Yesterday’s Apple event was comforting. For an hour and a half, Tim Cook and others reassured me. They introduced “the best iPhone ever” and gave me a short respite from this hellish world.
That feeling failed to last. On the one hand because of my devastating anxiety, and on the other because I get paid to write about companies like Apple.
So when I rolled out of bed this morning, I started digging. And something made me double: Apple stopped selling its iPhone 11 Pro models on the site.
Yep, if you go to Apple’s website, you can no longer buy last year’s top models, instead you have to buy the iPhone 12 Pro series instead. This is quite strange – especially because the iPhone 11 Pro models are fantastic phones that will still be relevant in the years to come.
Why has Apple stopped selling the iPhone 11 Pro models?
I think it’s about two connected things: the supply chain and the confusion of the telephone area.
The first one we can quickly brush past. The more different phones Apple sells, the more complicated production and shipping becomes. Discontinuing the iPhone 11 Pro nips it in the bud.
This does not answer adequately Why The company wanted to get rid of some of its best phones so quickly. And to understand that, we need to take a closer look at yesterday’s announcements.
This was the first time Apple introduced four different iPhone models – this gives the current number of iPhones it sells up to seven. Let’s take a look at how much the base models cost:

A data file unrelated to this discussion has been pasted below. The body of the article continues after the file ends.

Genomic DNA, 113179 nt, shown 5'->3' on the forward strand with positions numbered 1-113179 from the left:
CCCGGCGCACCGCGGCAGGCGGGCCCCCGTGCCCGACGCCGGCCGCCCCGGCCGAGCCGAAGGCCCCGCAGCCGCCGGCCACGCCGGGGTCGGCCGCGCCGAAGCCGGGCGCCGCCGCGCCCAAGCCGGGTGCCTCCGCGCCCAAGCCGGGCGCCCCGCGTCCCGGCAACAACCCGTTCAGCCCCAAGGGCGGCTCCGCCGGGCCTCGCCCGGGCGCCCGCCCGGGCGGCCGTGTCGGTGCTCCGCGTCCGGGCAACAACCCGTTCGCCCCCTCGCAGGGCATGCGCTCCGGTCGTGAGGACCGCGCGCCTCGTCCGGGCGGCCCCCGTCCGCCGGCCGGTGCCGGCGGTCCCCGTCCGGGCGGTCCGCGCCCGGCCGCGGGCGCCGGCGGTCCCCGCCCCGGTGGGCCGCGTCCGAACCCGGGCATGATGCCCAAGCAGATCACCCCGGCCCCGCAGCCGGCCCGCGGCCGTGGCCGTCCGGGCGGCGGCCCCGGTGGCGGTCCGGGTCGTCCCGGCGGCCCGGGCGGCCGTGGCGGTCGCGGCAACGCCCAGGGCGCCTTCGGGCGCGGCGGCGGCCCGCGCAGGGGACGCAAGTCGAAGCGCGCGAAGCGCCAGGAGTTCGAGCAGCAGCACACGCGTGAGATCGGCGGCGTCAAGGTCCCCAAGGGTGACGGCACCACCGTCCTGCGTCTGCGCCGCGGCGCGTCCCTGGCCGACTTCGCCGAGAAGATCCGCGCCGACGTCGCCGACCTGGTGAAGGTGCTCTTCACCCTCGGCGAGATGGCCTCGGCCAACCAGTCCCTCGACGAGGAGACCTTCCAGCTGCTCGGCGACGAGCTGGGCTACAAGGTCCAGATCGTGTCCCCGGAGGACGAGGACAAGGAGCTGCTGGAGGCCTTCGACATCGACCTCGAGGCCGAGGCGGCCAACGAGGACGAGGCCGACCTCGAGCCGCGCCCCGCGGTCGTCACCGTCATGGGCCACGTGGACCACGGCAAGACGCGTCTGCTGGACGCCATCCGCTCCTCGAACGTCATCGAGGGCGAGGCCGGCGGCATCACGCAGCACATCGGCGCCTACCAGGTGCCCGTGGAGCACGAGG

- iPhone 12 Pro Max: $ 1,099
- iPhone 12 Pro: $ 999
- iPhone 12: $ 829
- iPhone 12 mini: $ 729
- iPhone 11: $ 599
- iPhone XR: $ 499
- iPhone SE: $ 399
This makes it pretty clear why Apple stopped selling the iPhone 11 Pro models.
Considering that the iPhone 11 had $ 100 off the price with the new launches, we can assume that Apple would take a similar share of the iPhone 11 Pro and Pro Max. This will put them between $ 749 and $ 999 – depending on how generous Apple felt, of course.
This will be a huge mess in Apple’s medium-to-high range. The problem is not only a communication (which is better, iPhone 12 or iPhone 11 Pro?), But it will also cannibalize sales of the newer models, which will not look good for shareholders and investors.
In this case, it makes sense to remove 2019’s iPhone 11 Pro models.
Apple retailers will still be able to store them – and you’ll probably be able to get some pretty decent deals on these in the next few months – but the company itself will be able to wash its hands of the devices and focus on switching to newer ones. handset. Good.
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Published October 14, 2020 – 10:25 UTC